AI chip start-ups: Nvidia is proving a difficult stone to dislodge

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Roula Khalaf, Editor of the FT, selects her favourite stories in this weekly newsletter.

Artificial intelligence is the philosopher’s stone, says Silicon Valley venture capital investor Marc Andreessen. Its problem-solving abilities are near limitless. Tech companies are competing to integrate generative AI tools. One of the barriers to widespread adoption is access to chips.

Nvidia’s specialised graphics processing units (GPUs) dominate the market. They have a long waiting list. This has made Jensen Huang, founder and chief executive, an early winner in the generative AI race.

Ravenous demand for AI services and the desire not to rely on one company spur its rivals. Alongside Intel and AMD, start-ups such as Silicon Valley’s Cerebras hope to challenge Nvidia’s market share. Cerebras says its “wafer-scale engines” can take the place of both GPUs and central processing units. Elsewhere in Silicon Valley, Groq has demonstrated that its chips could run Meta’s large language model LLaMA, which uses Nvidia chips.

The market for AI chips topped $5.5bn last year, according to PitchBook. However, the time and money required to develop semiconductors makes competition hard. In addition to spending hundreds of millions of dollars, companies risk having obsolete chips by the time they are made.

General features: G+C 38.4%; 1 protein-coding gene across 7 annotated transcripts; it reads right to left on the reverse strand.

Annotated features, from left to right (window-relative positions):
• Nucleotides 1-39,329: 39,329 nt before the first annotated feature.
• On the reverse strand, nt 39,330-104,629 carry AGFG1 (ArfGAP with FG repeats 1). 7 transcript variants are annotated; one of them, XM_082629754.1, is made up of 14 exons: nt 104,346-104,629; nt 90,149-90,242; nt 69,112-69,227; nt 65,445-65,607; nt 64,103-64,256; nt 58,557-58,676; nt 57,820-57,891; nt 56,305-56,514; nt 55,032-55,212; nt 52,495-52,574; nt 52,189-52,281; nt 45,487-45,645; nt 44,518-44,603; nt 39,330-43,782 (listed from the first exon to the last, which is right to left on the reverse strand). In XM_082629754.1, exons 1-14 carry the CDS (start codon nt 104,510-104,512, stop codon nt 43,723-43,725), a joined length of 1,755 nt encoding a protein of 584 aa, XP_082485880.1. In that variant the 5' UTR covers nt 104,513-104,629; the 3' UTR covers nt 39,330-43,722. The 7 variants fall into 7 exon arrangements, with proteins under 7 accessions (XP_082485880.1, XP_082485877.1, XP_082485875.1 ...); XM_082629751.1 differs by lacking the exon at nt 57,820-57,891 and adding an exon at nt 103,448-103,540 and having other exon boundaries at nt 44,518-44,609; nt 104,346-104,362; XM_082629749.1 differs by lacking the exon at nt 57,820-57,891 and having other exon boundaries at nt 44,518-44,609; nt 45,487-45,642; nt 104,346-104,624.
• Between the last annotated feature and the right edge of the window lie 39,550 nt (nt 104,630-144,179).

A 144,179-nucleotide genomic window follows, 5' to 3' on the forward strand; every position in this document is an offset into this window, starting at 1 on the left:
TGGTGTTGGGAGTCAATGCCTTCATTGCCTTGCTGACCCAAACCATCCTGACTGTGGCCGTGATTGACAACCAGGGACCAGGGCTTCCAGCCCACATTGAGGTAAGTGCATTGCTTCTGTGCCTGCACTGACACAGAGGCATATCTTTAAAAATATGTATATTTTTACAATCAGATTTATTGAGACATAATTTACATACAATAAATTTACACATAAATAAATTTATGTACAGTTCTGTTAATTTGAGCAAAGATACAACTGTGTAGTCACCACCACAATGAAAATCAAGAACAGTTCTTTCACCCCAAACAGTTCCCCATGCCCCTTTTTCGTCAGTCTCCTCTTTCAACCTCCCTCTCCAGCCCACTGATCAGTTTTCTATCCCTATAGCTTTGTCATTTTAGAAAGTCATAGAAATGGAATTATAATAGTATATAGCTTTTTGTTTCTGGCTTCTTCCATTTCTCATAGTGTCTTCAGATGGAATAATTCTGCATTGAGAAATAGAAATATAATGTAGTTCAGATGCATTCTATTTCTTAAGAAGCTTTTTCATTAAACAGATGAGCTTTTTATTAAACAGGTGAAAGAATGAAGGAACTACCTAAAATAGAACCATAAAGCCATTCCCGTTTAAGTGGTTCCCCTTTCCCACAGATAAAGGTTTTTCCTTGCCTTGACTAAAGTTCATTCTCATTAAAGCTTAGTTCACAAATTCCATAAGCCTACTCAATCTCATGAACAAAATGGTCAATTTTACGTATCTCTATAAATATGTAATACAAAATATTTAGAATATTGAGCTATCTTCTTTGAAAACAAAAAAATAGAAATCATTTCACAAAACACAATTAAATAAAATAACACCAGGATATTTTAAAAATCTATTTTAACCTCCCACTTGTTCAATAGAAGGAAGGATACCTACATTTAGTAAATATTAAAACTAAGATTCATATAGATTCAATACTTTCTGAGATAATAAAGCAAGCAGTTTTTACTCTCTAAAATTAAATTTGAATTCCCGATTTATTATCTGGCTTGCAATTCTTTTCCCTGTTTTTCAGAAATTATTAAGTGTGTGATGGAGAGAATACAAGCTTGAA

The UK’s Graphcore is developing what it calls intelligence processing units (IPUs), specifically for AI applications. Pre-tax losses last year rose by more than 10 per cent to almost $205mn, while revenue fell by nearly half to less than $3mn.

Non-chip AI start-ups are still popular with investors, but less so semiconductor start-ups. Excluding China, VC deals dropped 25 per cent last year, according to PitchBook data. Nvidia’s domination, estimated at 90 per cent of the market, appears to have dented confidence elsewhere.

The US government’s determination to tighten restrictions on AI chip exports lowered Nvidia’s share price by 3 per cent on Tuesday. But the strength of its home market position will keep the trillion-dollar stock’s valuation high.

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